The Tale of Genji

The Tale of Genji
Genji emaki 01003 002.jpg
Written text from the earliest illustrated handscroll (12th century)
AuthorMurasaki Shikibu
Original title源氏物語
Genji Monogatari
TranslatorSuematsu Kenchō, Arthur Waley, Edward G. Seidensticker, Helen McCullough, Royall Tyler, Dennis Washburn
LanguageEarly Middle Japanese
PublishedBefore 1021
Media typemanuscript
895.63 M93

The Tale of Genji (源氏物語, Genji monogatari) is a classic work of Japanese literature written by the noblewoman and lady-in-waiting Murasaki Shikibu in the early years of the 11th century. The original manuscript no longer exists. It was made in "concertina" or "orihon" style:[1] several sheets of paper pasted together and folded alternately in one direction then the other, around the peak of the Heian period. The work is a unique depiction of the lifestyles of high courtiers during the Heian period, written in archaic language and a poetic and confusing style that make it unreadable to the average Japanese without dedicated study.[2] It was not until the early 20th century that Genji was translated into modern Japanese, by the poet Akiko Yosano. The first English translation was attempted in 1882, but was of poor quality and incomplete.

The work recounts the life of Hikaru Genji, or "Shining Genji", the son of an ancient Japanese emperor, known to readers as Emperor Kiritsubo, and a low-ranking concubine called Kiritsubo Consort. For political reasons, the emperor removes Genji from the line of succession, demoting him to a commoner by giving him the surname Minamoto, and he pursues a career as an imperial officer. The tale concentrates on Genji's romantic life and describes the customs of the aristocratic society of the time. It is sometimes called the world's first novel, the first modern novel, the first psychological novel or the first novel still to be considered a classic. While regarded as a masterpiece, its precise classification and influence in both the Western and Eastern canons has been a matter of debate.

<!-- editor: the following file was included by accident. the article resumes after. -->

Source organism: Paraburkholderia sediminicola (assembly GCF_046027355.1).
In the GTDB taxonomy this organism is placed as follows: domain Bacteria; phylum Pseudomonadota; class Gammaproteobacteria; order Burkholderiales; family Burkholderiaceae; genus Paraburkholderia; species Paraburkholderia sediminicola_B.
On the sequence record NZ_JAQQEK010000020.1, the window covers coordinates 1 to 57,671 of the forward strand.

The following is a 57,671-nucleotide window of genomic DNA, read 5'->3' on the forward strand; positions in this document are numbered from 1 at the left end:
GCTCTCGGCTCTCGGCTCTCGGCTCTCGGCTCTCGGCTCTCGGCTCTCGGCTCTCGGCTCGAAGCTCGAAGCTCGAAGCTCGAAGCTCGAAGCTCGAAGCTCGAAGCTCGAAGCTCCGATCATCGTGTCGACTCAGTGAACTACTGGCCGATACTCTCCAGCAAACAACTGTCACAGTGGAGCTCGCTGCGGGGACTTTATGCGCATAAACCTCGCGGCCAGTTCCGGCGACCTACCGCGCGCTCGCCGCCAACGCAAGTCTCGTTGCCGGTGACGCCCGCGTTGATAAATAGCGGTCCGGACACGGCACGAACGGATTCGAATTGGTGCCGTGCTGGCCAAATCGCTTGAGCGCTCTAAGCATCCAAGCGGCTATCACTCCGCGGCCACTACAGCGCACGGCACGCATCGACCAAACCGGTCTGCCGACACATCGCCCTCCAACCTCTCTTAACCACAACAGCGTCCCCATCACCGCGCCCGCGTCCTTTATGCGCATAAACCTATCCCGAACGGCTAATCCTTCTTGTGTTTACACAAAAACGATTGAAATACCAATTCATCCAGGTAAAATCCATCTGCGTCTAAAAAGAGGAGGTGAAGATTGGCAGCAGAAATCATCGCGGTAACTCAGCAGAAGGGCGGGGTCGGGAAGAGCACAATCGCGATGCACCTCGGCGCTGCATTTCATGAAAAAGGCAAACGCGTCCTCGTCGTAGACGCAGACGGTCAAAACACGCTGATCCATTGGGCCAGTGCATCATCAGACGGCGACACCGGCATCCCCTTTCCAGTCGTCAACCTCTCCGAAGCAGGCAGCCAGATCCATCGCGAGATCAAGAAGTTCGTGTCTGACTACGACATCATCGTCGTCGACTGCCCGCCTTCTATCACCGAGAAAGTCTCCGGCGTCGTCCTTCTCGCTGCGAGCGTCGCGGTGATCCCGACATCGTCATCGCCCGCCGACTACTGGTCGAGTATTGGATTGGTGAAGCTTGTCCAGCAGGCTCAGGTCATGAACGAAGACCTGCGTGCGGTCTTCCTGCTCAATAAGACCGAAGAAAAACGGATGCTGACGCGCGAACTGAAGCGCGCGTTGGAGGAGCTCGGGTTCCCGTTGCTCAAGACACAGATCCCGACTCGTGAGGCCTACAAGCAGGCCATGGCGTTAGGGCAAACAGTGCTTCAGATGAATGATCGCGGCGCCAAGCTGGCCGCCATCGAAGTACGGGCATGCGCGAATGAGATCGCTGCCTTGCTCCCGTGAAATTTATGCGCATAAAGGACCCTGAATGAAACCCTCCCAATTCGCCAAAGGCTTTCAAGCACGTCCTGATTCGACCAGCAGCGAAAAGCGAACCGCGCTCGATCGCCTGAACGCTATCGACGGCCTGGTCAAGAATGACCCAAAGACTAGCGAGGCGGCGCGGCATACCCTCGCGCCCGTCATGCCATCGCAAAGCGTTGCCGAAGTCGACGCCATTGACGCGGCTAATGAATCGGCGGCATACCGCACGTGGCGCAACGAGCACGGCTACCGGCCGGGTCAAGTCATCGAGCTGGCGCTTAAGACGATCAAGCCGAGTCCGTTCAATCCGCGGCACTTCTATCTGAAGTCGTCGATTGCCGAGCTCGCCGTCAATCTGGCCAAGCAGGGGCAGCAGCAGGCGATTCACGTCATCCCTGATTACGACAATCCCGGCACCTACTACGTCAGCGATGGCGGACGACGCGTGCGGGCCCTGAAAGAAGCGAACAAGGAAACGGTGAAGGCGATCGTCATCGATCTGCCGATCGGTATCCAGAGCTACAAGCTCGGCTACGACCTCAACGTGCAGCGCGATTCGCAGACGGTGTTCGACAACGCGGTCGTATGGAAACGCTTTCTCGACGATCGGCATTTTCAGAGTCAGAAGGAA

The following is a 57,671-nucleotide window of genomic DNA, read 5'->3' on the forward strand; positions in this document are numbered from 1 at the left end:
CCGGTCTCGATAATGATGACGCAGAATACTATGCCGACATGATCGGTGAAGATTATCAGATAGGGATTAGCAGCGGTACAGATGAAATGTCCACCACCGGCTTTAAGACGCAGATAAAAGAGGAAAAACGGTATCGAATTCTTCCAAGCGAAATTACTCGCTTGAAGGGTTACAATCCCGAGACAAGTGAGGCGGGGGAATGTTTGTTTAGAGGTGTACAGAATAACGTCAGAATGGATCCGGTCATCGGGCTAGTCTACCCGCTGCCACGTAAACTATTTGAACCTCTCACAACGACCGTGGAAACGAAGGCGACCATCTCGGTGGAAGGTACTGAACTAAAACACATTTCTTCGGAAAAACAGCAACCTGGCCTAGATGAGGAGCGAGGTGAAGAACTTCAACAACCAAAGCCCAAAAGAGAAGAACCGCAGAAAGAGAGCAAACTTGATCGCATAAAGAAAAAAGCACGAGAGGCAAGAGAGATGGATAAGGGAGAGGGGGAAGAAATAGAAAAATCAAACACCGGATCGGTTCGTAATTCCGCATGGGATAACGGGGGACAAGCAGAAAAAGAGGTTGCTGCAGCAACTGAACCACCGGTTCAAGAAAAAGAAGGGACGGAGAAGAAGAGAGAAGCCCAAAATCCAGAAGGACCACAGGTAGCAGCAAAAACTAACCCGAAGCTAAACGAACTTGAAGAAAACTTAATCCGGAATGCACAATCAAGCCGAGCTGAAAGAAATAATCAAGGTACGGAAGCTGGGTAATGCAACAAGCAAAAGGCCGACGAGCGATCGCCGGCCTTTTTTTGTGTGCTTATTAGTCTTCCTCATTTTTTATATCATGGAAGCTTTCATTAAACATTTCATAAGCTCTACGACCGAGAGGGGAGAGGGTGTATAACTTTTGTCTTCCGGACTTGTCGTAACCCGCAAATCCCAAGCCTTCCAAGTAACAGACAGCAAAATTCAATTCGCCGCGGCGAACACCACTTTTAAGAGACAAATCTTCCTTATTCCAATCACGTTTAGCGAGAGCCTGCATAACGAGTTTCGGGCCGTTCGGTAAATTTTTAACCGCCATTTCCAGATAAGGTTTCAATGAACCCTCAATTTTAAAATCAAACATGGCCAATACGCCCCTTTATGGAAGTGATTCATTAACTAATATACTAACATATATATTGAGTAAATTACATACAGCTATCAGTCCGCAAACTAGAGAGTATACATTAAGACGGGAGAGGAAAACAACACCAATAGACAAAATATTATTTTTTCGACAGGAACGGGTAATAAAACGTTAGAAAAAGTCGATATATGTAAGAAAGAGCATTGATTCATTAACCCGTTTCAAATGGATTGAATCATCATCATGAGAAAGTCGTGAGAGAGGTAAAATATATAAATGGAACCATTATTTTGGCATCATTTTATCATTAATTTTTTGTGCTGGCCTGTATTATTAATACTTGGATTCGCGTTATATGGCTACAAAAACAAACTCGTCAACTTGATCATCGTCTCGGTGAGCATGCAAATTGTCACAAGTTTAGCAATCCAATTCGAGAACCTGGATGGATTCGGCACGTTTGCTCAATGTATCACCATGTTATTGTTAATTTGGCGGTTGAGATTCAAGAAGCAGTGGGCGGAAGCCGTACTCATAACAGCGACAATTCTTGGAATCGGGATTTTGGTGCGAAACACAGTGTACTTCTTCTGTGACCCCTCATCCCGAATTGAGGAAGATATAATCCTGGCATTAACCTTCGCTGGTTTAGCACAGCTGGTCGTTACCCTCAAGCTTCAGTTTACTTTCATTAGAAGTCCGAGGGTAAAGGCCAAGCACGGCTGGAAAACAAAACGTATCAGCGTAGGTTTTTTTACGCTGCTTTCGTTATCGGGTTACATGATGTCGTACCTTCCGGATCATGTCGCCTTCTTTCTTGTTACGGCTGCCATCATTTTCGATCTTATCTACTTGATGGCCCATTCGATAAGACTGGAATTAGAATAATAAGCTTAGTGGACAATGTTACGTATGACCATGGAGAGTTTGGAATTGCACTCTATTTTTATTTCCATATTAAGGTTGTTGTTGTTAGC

Historical context

The Tale of Genji may have been written chapter by chapter in installments, as Murasaki delivered the tale to aristocratic women (ladies-in-waiting). It has many elements found in a modern novel: a central character and a very large number of major and minor characters, well-developed characterization of all the major players, a sequence of events covering the central character's lifetime and beyond. The work does not make use of a plot; instead, events happen and characters simply grow older. One remarkable feature of the Genji, and of Murasaki's skill, is its internal consistency, despite a dramatis personæ of some four hundred characters. For instance, all characters age in step and the family and feudal relationships maintain general consistency.

One complication for readers and translators of the Genji is that almost none of the characters in the original text is given an explicit name. The characters are instead referred to by their function or role (e.g. Minister of the Left), an honorific (e.g. His Excellency), or their relation to other characters (e.g. Heir Apparent), which changes as the novel progresses. This lack of names stems from Heian-era court manners that would have made it unacceptably familiar and blunt to freely mention a person's given name. Modern readers and translators have used various nicknames to keep track of the many characters.

The Tale of Genji was written in an archaic court language that was already unreadable a century after it was written.[3] Thus, the Japanese have been reading annotated and illustrated versions of the work since as early as the 12th century.[3] It was not until the early 20th century that Genji was translated into modern Japanese, by the poet Akiko Yosano.[4]

Other Languages
Alemannisch: Genji Monogatari
العربية: قصة غنجي
aragonés: Genji Monogatari
asturianu: Genji Monogatari
Bân-lâm-gú: Goân-sī Bu̍t-gú
беларуская (тарашкевіца)‎: Аповесьць пра Гэндзі
brezhoneg: Genji Monogatari
Cymraeg: Chwedl Genji
français: Le Dit du Genji
한국어: 겐지 이야기
Bahasa Indonesia: Hikayat Genji
íslenska: Sagan um Genji
עברית: מעשה גנז'י
Kiswahili: Hekaya ya Genji
македонски: Приказна за Генџи
Bahasa Melayu: Hikayat Genji
日本語: 源氏物語
norsk nynorsk: Genji-soga
پنجابی: گنجی کعانی
português: Genji Monogatari
Simple English: The Tale of Genji
slovenščina: Princ in dvorne gospe
српски / srpski: Прича о Генџију
srpskohrvatski / српскохрватски: Genji Monogatari
українська: Ґендзі моноґатарі
Tiếng Việt: Truyện kể Genji
吴语: 源氏物语
粵語: 源氏物語
žemaitėška: Genji Monogatari
中文: 源氏物語